• the exemption should not be available where the gain on a share disposal reflects the ordinary trading course of a business;

        • the exemption should, as far as possible, be confined to gains that result from effectively taxed income;

        • the exemption should not create scope for the tax-free transfer of enveloped passive assets; and

        • there should continue to be symmetry between capital gains and capital losses i.e. capital losses realised on the sale of qualifying shareholdings should not be allowable for corporation tax purposes.

          The above parameters are designed to deal with risks of potential abuse of the SSE provisions.

  • Removing the requirement that the company making the disposal be part of a trading group. This would represent a significant simplification of the SSE. It would also mean that the exemption is available whenever a trading company or sub-group is disposed of, even where the disposal is made by an investment company or a company within a group that is substantially non-trading. If made, this change would prevent the illogical position that a holding company cannot get SSE on the sale of its last trading subsidiary.

  • Establishing alternative conditions at the investee level, for example requiring the company or sub-group being disposed of to be either trading or actively conducting business activities other than trading or be carrying on a business. The aim of these conditions at the investee level is to provide more targeted protection against abuse and preventing the conditions from impacting on the SSE’s wider availability.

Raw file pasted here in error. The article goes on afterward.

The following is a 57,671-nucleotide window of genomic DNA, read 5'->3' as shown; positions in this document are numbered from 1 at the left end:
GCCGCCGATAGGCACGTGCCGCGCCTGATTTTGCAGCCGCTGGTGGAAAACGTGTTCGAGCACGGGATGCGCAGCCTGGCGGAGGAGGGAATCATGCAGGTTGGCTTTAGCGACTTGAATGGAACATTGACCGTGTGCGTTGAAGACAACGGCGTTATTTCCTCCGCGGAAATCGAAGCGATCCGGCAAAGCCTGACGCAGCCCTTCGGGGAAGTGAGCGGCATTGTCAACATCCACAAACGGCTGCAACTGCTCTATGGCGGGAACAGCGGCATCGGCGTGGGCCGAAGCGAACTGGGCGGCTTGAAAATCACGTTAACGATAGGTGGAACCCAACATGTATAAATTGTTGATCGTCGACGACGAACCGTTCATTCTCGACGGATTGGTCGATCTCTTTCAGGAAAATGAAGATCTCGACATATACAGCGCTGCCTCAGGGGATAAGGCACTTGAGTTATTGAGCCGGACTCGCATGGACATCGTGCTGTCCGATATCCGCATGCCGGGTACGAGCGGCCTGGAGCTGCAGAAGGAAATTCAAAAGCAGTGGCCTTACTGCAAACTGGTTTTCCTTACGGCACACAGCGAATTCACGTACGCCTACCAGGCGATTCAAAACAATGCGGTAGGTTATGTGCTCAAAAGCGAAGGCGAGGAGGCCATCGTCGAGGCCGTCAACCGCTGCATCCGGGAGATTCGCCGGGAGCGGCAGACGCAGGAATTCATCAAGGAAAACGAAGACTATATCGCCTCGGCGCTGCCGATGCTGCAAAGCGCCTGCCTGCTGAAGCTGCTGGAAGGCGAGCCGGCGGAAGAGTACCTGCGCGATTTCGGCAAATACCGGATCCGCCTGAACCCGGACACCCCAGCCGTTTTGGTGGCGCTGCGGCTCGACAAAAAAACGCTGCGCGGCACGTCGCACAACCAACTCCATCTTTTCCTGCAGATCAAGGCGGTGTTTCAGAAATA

• Applying the trading tests to only the companies involved in the transaction, rather than at a group or sub-group level. This would help ensure that the availability of the SSE is not contingent on factors outside of a UK company's control. Alternatively, the tests would still apply at a group or sub-group level but the definition of qualifying activities would be extended (for example, exclude only non-trading or passive activities). Whilst the danger with this proposal is that it becomes a distinction without a difference, it is true that verifying that a company (or worse, and more often, a group) meets the trading test can at the margins be very complex and burdensome. We would support simplification here.

  • Changing the requirement that a company hold at least 10% of a company's ordinary share capital, by lowering this threshold. It will be interesting to see the responses to the Consultation on these issues. In our experience, and particularly of course in the context of holding companies, the 10% ordinary capital text is rarely problematic.


Responses to the consultation document are requested by 18 August 2016. The consultation suggests that changes may be legislated in the Finance Act 2017. Here is a link to the Consultation.